something." After all, a two-piece meal at KFC ran about
four bucks. I should know. I'd had some extra crispy for
Jenkins shook her head. "We've got a strict policy in
collections. We don't seize anything that eats and craps.
Costs too much to care for animals."
Made sense. Better to wait for the owner to sell the birds
then seize the resulting profits. Problem was, the IRS had
levied the Buchmeyers' bank account years ago, garnering
over six grand in one fell swoop just after the couple
received a large payment from one of their customers. Since
then, they couple had taken to operating on a cash-only
Where the cash was being held was anyone's guess. With any
luck, we'd find some in their trailer today, maybe under a
mattress or in their toilet tank. Eddie'd once collected ten
grand from a delinquent taxpayer who'd hidden large bills in
his bowling bag, including stacks of hundreds stashed in his
bowling shoes under a pair of Odor Eaters. When Eddie
couldn't find the cash he was sure the man had somewhere in
his possession, he'd left the apartment and pulled the fire
alarm at the complex. On hearing the alarm, the guy ran
outside with the bowling bag. A dead
Yep, sometimes being a special agent calls for creative
Nick, Jenkins, and I carefully stepped across the metal
cattle guard and walked up to the gate. The opening was
secured by two large, rusty padlocks joined with heavy gauge
chain thick enough to anchor an aircraft carrier.
I stepped forward and tugged on the locks. They didn't
Jenkins frowned. "I called ahead and told them to unlock the
gate for us."
It wouldn't be the first time a taxpayer refused to
cooperate. Wouldn't be the last, either. For some reason,
people didn't like turning over their sports cars,
big-screen televisions, and jewelry collections to the IRS.
Not that we were likely to find anything like that here. The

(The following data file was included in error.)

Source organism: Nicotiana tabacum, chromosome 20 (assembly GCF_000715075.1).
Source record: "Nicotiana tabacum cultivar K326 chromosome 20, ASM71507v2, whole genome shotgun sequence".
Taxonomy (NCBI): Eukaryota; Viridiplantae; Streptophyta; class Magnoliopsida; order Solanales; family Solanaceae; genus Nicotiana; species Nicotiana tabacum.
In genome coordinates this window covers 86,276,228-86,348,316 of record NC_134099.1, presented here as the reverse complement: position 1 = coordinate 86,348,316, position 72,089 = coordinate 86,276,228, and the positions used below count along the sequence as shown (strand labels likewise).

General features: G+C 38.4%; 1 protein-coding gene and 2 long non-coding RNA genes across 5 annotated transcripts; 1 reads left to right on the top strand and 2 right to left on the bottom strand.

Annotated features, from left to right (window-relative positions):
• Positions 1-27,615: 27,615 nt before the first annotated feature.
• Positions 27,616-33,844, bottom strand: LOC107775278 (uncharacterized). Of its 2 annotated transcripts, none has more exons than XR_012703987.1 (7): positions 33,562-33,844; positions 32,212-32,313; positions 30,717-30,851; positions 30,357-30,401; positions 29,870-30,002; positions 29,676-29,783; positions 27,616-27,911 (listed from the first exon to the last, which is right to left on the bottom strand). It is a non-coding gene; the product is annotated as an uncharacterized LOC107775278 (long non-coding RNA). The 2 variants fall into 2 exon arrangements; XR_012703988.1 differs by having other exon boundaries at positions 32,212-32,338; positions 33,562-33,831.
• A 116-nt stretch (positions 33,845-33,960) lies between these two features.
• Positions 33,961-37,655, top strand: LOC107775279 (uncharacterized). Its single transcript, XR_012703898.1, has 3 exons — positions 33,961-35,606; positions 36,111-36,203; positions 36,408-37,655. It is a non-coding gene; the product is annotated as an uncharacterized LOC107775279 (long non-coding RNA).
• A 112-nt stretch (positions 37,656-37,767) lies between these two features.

Buchmeyer's profits had been modest. If they'd paid on time,
their tax bill would've been paltry. But once three decades
of interest and penalties were tacked on, those tiny tax
bills had grown to over a hundred grand.
The three of us spent a few minutes searching for any keys
that might be hidden about, turning over rocks, checking in
and under the mailbox and behind the fence posts. We came up
I glanced back at the trailer. The faded blue-and-white
striped bath towel serving as a curtain in the front window
was pulled back, an older woman's face visible. She raised a
gnarled hand and gave me the finger. Wouldn't be the first
or last time that happened, either.
"Got their phone number handy?" I asked Jenkins.
She rattled it off and I dialed the Buchmeyers on my cell.
After five rings, someone picked up the phone. "Hello?" an
old man's voice rasped.
"Mr. Buchmeyer, this is IRS Special Agent Tara Holloway. We
need you to come on out here and unlock your gate."
An elderly man's face appeared in the window now. "I ain't
going to do that, young lady," he spat. "I don't recognize
the authority of the United States government to tax me nor
seize my property. This here place belongs to the Republic
of Texas. Didn't you see the sign?"
"The sign doesn't mean anything, Mr. Buchmeyer."
"Like hell it don't! If you all dare to enter my property,
I'll be obligated to defend it. Now you go about your
business and let me go about mine." With that, he hung up
the phone and yanked the curtain closed.